We begin to see the allegory here. God is the master, who owns everything (Psalm 24:1; Deuteronomy 10:14). We are the stewards (managers) of everything that He owns (Genesis 2:15; Matthew 25:14-30). Even the money that we have is from God (Deuteronomy 8:17-18). We are the people of light, who need to understand that benefiting ourselves means giving unto others, because what we give doesn’t even belong to us. If a dishonest pagan can understand that, why can’t we?
I tell you, use worldly wealth to gain friends for yourselves, so that when it is gone, you will be welcomed into eternal dwellings.
“I tell you” is often used at the end of a parable/teaching to emphasize the key point behind the passage. Somewhat of a moral of the story. Here He speaks directly to His disciples – “people of the light”, not in a parable but the teaching behind it. This is the moral of the story: our worldly wealth is for making friends. The result is that when the wealth is gone, we will be received into “eternal dwellings”. This gives us an understanding that the friends we are trying to make live in heavenly places.
Note that Jesus says here “for yourselves” – a reflection again of the shrewd manager’s self benefiting actions.
How then do we use our wordly wealth to befriend God?
“The King will reply, ‘Truly I tell you, whatever you did for one of the least of these brothers and sisters of mine, you did for me.’
It all becomes clear when we look at similar things that Jesus has said:
“Jesus answered, ‘If you want to be perfect, go, sell your possessions and give to the poor, and you will have treasure in heaven. Then come, follow me.'”
“Sell your possessions and give to the poor. Provide purses for yourselves that will not wear out, a treasure in heaven that will not be exhausted, where no thief comes near and no moth destroys.”
If we look back at Jesus’ rebuttal of the Pharisees’ criticism that He “welcomes sinners and eats with them” (Luke 15:2), we see that perhaps His topic had not moved on. Instead, He has chosen to turn that defense into a teaching point and later into an offense.
“Whoever can be trusted with very little can also be trusted with much, and whoever is dishonest with very little will also be dishonest with much. So if you have not been trustworthy in handling worldly wealth, who will trust you with true riches? And if you have not been trustworthy with someone else’s property, who will give you property of your own?
In these verses, we see an important principle in His kingdom and the way Jesus views our “worldly wealth”, compared to “true riches”:
- If you are faithful with little (worldly wealth), you can be faithful with more (true riches).
- If you are faithful with what you don’t have (worldly wealth), you can be faithful with what you have (true riches).
Worldly wealth is small and invaluable, and it doesn’t even belong to us. True riches is infinitely more valuable and is ours to own. They are direct opposites. Other passages in the bible show just how valuable this “true riches” is. But what is this “true riches”? Have a look at Romans 8:17 and 2 Timothy 2:12. We are inheriting the kingdom of heaven as heirs of Christ and we will reign with Him.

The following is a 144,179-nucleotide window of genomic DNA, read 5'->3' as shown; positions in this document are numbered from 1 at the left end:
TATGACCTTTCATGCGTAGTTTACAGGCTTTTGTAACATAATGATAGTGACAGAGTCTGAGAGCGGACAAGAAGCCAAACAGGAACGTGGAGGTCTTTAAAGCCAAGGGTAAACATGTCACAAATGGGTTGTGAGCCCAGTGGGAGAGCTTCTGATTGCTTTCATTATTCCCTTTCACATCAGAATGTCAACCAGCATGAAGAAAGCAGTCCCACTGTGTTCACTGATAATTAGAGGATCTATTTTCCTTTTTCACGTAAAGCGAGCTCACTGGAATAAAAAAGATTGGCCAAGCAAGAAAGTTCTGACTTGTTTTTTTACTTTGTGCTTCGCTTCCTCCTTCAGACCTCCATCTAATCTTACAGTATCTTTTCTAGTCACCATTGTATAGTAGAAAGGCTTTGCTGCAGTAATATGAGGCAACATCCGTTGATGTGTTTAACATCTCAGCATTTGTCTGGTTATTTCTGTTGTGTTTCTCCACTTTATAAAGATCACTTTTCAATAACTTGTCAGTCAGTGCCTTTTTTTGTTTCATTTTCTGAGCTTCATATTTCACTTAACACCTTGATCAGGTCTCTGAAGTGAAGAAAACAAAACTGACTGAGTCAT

“The kingdom of heaven is like treasure hidden in a field. When a man found it, he hid it again, and then in his joy went and sold all he had and bought that field.”
“Again, the kingdom of heaven is like a merchant looking for fine pearls. When he found one of great value, he went away and sold everything he had and bought it.”
What a way to view our rags on earth and our treasure that is in Christ!
“No one can serve two masters. Either you will hate the one and love the other, or you will be devoted to the one and despise the other. You cannot serve both God and money.”
It comes at no suprise that Jesus says this here. Worldly wealth and true riches are direct opposites (note: not mutually exclusive). If you hold on to one, you have to lose the other. It is inevitable.
The Pharisees, who loved money, heard all this and were sneering at Jesus. He said to them, “You are the ones who justify yourselves in the eyes of others, but God knows your hearts. What people value highly is detestable in God’s sight.
Here we see Jesus’ flawless tactics in throwing the Pharisees off their feet. First, Jesus reveals that they don’t rejoice when someone is found in God (although they ought to). Second, He reveals that this is because they don’t value what it means to be found in God. Their hearts are devoted to something else – money (worldly wealth). They sought their own benefit by hoarding money. No wonder they don’t rejoice! Little do they know that the worldly wealth that they value is worth nothing in God’s sight. What good is having everything that amounts to nothing (Luke 17:33; Matthew 16:25; Mark 8:36)?
Money and eternity, constantly tug at our hearts, demanding our devotion. They are so closely linked and we often don’t even realise it. The bible doesn’t say we need to be poor. On the contrary, we are told that we are enriched!
You will be enriched in every way so that you can be generous on every occasion, and through us your generosity will result in thanksgiving to God.
2 Corinthians 9:11
But we are rich for only one reason. How we handle our riches reveal what we are devoted to.